Just days before the 2014 Annual Council, where women's ordination will be a topic of discussion, Gerard Damsteegt, professor of Church History at the Adventist Seminary at Andrews University, has spearheaded an effort to persuade seminary members to significantly revise their statement on headship. The Seminary's statement began "We, the faculty of the Seventh-day Adventist Theological Seminary, affirm that Christ is the only Head of the Church (Eph 1:22; 5:23; Col 1:18).
The Sabbath morning “church service” portion of the 2014 Adventist Forum Conference in San Diego, “Singing Through Our Tears: Adventist Music and Great Disappointments,” began with music provided by Dr. Elvin Rodriguez, chair of the Music Department at La Sierra University, and his wife, Linette. This talented couple performed both solos and duets on the piano and accordion as well as accompanied each other’s vocal renditions.
Among Adventism's Great Stories is the story of the Advent Hope. It has in turn thrilled, comforted terrified and inspired generations of Adventists. Is there still hope for the Advent Hope? Where does it find expression today in the life of our faith community. Four speakers at the 2014 Adventist Forum Conference provided their approaches to the parousia, the Hope of God's Appearing.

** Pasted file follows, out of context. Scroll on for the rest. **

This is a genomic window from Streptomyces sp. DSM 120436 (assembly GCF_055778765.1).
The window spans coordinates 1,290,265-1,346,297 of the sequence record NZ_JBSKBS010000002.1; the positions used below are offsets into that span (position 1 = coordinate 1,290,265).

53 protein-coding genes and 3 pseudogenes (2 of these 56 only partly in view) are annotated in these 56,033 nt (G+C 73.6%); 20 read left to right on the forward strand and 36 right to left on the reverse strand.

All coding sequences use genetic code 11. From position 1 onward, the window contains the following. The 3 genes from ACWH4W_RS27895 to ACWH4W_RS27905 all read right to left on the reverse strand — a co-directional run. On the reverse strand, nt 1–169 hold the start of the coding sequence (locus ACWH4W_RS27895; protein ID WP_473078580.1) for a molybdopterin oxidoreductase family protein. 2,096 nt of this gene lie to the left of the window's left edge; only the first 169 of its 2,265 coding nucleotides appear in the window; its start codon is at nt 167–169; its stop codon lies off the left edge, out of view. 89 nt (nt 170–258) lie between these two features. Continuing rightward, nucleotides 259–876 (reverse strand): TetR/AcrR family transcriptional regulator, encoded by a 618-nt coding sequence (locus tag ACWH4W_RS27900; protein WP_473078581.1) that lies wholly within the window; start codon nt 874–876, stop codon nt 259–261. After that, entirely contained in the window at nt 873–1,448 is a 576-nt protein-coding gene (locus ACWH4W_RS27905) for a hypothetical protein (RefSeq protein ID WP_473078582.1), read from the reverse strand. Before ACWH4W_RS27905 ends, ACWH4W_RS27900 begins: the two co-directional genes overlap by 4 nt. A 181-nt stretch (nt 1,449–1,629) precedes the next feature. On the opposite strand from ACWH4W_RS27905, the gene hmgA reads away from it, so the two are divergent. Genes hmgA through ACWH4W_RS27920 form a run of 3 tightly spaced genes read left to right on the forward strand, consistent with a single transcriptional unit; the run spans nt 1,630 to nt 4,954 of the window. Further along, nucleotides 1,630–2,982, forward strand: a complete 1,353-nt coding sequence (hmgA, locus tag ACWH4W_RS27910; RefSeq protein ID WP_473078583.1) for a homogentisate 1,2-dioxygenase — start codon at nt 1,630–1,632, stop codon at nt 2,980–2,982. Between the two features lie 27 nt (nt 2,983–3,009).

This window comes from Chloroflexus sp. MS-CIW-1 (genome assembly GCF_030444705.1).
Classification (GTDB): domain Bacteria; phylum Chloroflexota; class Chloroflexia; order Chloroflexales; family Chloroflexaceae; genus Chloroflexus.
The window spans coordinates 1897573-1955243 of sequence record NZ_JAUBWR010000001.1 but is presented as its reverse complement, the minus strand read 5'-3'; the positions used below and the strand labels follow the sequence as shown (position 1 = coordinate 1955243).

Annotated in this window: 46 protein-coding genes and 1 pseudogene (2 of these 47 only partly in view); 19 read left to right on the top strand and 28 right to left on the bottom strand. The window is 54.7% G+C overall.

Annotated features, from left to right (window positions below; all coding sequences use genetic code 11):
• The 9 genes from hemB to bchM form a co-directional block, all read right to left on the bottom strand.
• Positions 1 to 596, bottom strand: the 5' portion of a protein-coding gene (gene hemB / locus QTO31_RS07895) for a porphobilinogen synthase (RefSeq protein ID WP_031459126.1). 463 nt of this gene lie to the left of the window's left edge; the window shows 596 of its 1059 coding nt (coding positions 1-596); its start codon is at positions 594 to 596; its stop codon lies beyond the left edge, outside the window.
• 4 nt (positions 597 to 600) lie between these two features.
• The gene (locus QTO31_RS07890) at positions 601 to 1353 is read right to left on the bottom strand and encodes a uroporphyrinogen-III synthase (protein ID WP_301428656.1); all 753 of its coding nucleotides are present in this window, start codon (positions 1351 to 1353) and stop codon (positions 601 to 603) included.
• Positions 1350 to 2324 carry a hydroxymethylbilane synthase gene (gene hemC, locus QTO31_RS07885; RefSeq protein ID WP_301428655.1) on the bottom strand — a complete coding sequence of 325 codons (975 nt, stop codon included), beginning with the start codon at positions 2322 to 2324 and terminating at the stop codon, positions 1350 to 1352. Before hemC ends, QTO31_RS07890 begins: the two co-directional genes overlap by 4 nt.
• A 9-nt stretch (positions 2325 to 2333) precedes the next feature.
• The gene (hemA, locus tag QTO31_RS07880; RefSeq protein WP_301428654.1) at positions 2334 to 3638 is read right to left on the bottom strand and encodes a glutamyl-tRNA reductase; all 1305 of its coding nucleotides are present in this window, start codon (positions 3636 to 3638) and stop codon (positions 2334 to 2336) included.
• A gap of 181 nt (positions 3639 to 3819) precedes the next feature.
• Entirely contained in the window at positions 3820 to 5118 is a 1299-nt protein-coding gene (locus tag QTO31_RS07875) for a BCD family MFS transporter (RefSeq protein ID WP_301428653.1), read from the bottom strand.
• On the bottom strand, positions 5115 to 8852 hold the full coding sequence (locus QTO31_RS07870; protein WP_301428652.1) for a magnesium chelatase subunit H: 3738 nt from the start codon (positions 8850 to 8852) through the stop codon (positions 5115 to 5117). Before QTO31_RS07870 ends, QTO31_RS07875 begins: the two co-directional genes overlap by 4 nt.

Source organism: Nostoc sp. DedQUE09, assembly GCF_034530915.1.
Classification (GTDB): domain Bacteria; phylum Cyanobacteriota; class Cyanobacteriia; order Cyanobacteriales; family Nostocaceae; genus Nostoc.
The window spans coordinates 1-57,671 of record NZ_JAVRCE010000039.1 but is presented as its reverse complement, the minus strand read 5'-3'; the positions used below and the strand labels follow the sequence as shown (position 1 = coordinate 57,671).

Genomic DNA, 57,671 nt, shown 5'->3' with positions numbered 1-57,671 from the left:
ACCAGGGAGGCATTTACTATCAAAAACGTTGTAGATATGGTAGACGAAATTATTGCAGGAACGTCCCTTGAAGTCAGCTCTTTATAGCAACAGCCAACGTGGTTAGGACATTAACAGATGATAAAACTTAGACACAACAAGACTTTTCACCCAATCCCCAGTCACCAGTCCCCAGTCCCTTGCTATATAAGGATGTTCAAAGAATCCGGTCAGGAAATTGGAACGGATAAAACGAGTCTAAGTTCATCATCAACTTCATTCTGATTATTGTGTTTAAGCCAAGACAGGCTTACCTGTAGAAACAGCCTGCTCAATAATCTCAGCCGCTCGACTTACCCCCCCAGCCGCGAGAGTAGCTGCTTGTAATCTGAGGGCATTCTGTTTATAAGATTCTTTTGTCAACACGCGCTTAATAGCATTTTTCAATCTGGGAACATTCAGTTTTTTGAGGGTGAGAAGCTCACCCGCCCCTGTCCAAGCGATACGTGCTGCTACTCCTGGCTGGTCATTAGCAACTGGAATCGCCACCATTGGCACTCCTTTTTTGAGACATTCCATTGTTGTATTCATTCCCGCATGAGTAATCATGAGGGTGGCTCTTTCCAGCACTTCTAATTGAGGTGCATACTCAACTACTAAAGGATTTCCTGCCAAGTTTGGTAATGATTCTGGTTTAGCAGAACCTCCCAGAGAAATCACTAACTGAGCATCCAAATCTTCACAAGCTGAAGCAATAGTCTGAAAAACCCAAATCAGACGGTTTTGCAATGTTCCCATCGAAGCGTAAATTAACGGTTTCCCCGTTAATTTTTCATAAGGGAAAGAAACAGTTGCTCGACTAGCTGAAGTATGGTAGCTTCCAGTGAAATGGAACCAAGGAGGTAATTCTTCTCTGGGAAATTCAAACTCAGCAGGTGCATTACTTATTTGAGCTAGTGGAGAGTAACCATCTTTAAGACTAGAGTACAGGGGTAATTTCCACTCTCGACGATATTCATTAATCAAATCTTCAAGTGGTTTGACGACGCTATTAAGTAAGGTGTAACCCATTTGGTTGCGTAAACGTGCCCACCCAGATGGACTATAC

Seventh-day Adventist leaders from around the world are on their way to Silver Spring, Maryland for the 2014 Annual Council. The meetings span six days, from October 9 to 15. Women's ordination, which current policy allows for deacons and elders, but not ministers, will come up on Tuesday, October 14.
Sunday morning in San Diego began with fellowship in the Fairbanks room as 2014 Adventist Forum Conference attendees gathered around tables and enjoyed breakfast and good company.
Laughter and merriment punctuated by lychees, strawberries, melons, chocolate truffles, fruit tarts and Worthington breakfast-patty biscuits and gravy prefaced Spectrum editor Bonnie Dwyer's taking the stage to recite poem “VI” from Wendell Berry’s This Day: New and Collected Sabbath Poems 1979-2012.
Turn to metaphor and ambiguity.
Address the disappointments of others.
Don’t think we determine the time of Christ’s return.
Left out won’t do; never give up.
Late Sabbath afternoon at the Adventist Forum’s conference on “The Great Adventist Stories,” four speakers addressed the ongoing experience of a community familiar, from the very beginning, with disappointment.
If you’ve ever attended the Sonscreen Film Festival, you’ve likely been impressed by the creativity and ingenuity on display.
Sabbath morning at the 2014 Adventist Forum Conference began with sunrise over San Diego’s South Bay, color seeping into the marina, barely illuminating the city skyline. With the day beginning outside large picture windows that way, Elvin and Linette Rodriguez led a participatory singing of Joseph Addison's "The Spacious Firmament" with a melody inspired by "The Creation" by Joseph Haydn. Elvin Rodriguez brought Haydn's magnum opus to life brilliantly before the audience joined together singing.